Cross of Iron (1977)
With a very distinctive visual style and portrayal of violence, I knew I was in for something both beautiful and gloriously violent. That’s not to say that Sam Peckinpah enjoyed violence for which he will always be remembered for, in fact it was quite the opposite, hating it with a passion. Increasing the volume greatly from The Wild Bunch (1969) which can seem tame in comparison to the much later Cross of Iron (1977) on the Nazi battlefield in Russia.
It’s very rare that we actually sympathise with a German soldier, something I have only done twice before; All Quiet on the Western Front (1930) and Das Boot (1981). Again it doesn’t really matter what side these soldiers are on, seen more as men in the midst of a war they are loosing. Focusing on their dynamics rather than the politics of the conflict as the began their retreat from Russia in 1943. The main conflict is between the decorated and rebellious Rolf Stiener (James Coburn) and the Prussian Captain Hauptmann (Maximilian Schell) who wants the Iron Cross medal, an iconic and sought after piece in the Third Reich. A personal fight for glory is being waged between two men. A clash of class ideals is going on between these influential men on the Russian front.
The opening titles of this film are fascinating, matched to a frantic succession of images that depict the rise to power of Hitler and the Nazi army, as if they are playing a game, just children taking over the playground. Tinged with cynicism of the weary soldier characterised by Coburn who gas grown to hate all that is about the war and probably Germany. Still he carries out his orders and looks out for his men throughout. Even pitying a young prisoner they find, not having the heart to kill a boy in uniform, which would amount to murder not a legal killing in his and the mens eyes.
Theres a battle within the structure of command, between the colonel Oberst (James Mason) and his assistant Captain Hauptmann (David Warner). Both weary of the war, knowing they have all but lost, wondering when they will surrender. Warner plays a depressed captain whose hopes have been all but lost to the ravages of war, whilst the colonel is holding together his command. Handling a glory hungry upper-class Prussian who will stop at nothing in gaining the Iron Cross, unable to return to his family without one.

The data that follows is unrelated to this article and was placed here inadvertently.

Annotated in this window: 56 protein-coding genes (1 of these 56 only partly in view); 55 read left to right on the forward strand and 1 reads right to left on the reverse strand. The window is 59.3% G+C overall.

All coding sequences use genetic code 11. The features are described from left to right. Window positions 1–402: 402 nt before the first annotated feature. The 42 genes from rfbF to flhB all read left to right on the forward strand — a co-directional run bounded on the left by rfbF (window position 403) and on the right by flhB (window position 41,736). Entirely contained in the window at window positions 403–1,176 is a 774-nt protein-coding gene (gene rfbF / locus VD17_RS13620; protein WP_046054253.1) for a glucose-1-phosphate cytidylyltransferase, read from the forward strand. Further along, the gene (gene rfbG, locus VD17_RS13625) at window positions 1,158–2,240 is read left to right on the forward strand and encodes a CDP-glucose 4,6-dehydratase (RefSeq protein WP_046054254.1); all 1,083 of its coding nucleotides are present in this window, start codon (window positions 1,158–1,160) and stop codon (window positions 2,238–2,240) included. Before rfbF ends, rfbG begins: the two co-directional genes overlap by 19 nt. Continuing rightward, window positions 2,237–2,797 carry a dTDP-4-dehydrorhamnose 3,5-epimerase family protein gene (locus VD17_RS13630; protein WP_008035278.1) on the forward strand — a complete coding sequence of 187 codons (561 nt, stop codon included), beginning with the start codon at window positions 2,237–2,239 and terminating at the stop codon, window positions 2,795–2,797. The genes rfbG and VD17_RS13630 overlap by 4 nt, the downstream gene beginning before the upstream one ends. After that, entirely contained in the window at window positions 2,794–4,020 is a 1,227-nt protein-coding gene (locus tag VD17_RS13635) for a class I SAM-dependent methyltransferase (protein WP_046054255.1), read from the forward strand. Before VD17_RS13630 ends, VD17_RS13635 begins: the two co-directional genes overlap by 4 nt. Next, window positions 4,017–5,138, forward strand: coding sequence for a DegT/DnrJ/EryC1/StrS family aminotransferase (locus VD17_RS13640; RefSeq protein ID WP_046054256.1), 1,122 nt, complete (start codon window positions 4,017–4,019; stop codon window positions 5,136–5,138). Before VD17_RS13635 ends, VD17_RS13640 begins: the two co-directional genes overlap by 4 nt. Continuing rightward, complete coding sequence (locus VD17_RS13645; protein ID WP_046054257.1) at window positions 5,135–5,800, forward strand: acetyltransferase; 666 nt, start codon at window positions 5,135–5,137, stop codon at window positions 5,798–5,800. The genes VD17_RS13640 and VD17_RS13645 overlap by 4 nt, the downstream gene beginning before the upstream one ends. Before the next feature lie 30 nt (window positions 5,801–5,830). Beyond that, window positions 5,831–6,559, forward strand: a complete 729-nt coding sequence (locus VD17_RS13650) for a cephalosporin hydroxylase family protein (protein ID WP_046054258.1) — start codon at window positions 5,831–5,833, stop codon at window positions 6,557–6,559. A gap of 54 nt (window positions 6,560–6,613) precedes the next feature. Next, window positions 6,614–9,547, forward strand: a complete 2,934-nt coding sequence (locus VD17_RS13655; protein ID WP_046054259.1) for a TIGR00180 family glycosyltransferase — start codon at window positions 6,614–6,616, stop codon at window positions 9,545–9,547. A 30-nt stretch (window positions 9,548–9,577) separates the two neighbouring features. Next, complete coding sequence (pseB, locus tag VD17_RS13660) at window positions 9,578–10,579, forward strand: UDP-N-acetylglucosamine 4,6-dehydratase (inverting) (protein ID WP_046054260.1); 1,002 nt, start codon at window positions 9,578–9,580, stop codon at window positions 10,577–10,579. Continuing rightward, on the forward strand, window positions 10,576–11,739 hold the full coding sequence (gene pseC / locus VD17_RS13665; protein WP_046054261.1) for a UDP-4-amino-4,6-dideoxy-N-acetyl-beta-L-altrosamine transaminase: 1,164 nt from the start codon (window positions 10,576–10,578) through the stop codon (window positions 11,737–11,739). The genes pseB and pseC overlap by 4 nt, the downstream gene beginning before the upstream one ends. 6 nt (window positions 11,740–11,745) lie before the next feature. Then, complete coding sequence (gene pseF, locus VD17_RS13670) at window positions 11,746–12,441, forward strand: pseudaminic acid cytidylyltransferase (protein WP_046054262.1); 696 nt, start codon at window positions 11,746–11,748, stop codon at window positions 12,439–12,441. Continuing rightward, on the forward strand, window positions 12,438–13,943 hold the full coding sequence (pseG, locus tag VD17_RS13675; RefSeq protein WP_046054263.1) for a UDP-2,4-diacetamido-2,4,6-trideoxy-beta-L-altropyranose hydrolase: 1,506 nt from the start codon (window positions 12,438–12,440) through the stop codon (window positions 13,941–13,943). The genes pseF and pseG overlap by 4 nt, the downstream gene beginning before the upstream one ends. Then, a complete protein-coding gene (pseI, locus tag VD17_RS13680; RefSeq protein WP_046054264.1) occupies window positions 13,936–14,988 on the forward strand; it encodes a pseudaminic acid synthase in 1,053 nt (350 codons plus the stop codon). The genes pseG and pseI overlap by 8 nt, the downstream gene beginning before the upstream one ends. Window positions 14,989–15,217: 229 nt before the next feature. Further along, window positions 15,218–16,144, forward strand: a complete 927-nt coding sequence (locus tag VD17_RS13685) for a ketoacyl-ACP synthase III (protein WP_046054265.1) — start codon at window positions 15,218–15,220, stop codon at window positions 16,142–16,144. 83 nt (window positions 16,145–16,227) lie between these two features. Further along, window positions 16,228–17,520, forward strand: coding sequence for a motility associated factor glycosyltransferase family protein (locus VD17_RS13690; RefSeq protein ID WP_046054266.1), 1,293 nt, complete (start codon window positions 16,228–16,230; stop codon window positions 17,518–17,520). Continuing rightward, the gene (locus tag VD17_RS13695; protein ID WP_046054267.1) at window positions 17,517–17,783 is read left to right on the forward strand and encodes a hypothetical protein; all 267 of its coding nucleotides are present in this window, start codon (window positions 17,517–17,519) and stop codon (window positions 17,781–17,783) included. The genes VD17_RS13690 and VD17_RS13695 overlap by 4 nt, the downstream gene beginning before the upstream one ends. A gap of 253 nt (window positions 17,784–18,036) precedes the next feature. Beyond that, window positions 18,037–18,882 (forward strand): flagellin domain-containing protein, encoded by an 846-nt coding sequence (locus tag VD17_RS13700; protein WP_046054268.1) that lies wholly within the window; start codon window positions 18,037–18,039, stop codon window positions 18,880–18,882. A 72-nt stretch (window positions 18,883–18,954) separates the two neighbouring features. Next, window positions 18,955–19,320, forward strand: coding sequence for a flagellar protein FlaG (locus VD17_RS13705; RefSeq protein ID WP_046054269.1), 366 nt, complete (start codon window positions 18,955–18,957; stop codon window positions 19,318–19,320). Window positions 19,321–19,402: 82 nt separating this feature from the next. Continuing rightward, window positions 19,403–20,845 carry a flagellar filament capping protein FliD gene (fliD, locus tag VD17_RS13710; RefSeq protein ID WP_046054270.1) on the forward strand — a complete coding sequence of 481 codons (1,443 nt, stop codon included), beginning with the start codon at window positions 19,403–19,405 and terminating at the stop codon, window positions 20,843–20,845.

A lot of subject matter is discussed here, from the ethics of prisoner treatment to the glory of fighting, philosophy of the individual. By no means is this just a find the enemy and shooter dead kind of a film. It’s both intelligent and thought-provoking as we see the injured soldier, how they are treated by the higher ranks, the mental stresses of war, dramatically seen in slow-motion flashbacks. Whichever side of war you are on, it’s never easy for the simple soldier out there fighting. Who can lose that sense of purpose, killing, running and following orders that lose all meaning with all the death and destruction around them.
The violence found within The Wild Bunch was for its time controversial, by the time of Cross of Iron we had grown used to it all. The very setting of the latter film delivers us more studies of death as they slowed down to not enjoy but be horrified by. Cinematically we see a life coming to an end in far more than a flash of an explosion or a round of bullets piercing flesh and blood. Being forced to see such brutality makes death a spectacle to watch in awe. It’s just a trick, whilst in reality it’s anything but. This heightened experience of war makes it more real and at the same time hype real, what is over in a second we now see for 10 seconds.
It’s ultimately about two men at logger heads, at either end of the social spectrum placed into a world that a power struggle. No one really wins as we leave them when the Russians once more advance. I’m cheering for no one at this point, drained by all the violence that has been spewing out of the screen. All the tired men just trying to live another day as best they can. Isn’t that we are all trying to do, get through the day the best we can, making the most of what we have? Ok maybe a bit extreme there, I’m not in a war zone not knowing if I’ll be alive by the end of the day. For me I’ve just discovered a hidden gem of Peckinpah’s that deserves more praise than it receives, understanding his subject matter, always following the underdog at his demise, just what he does best.
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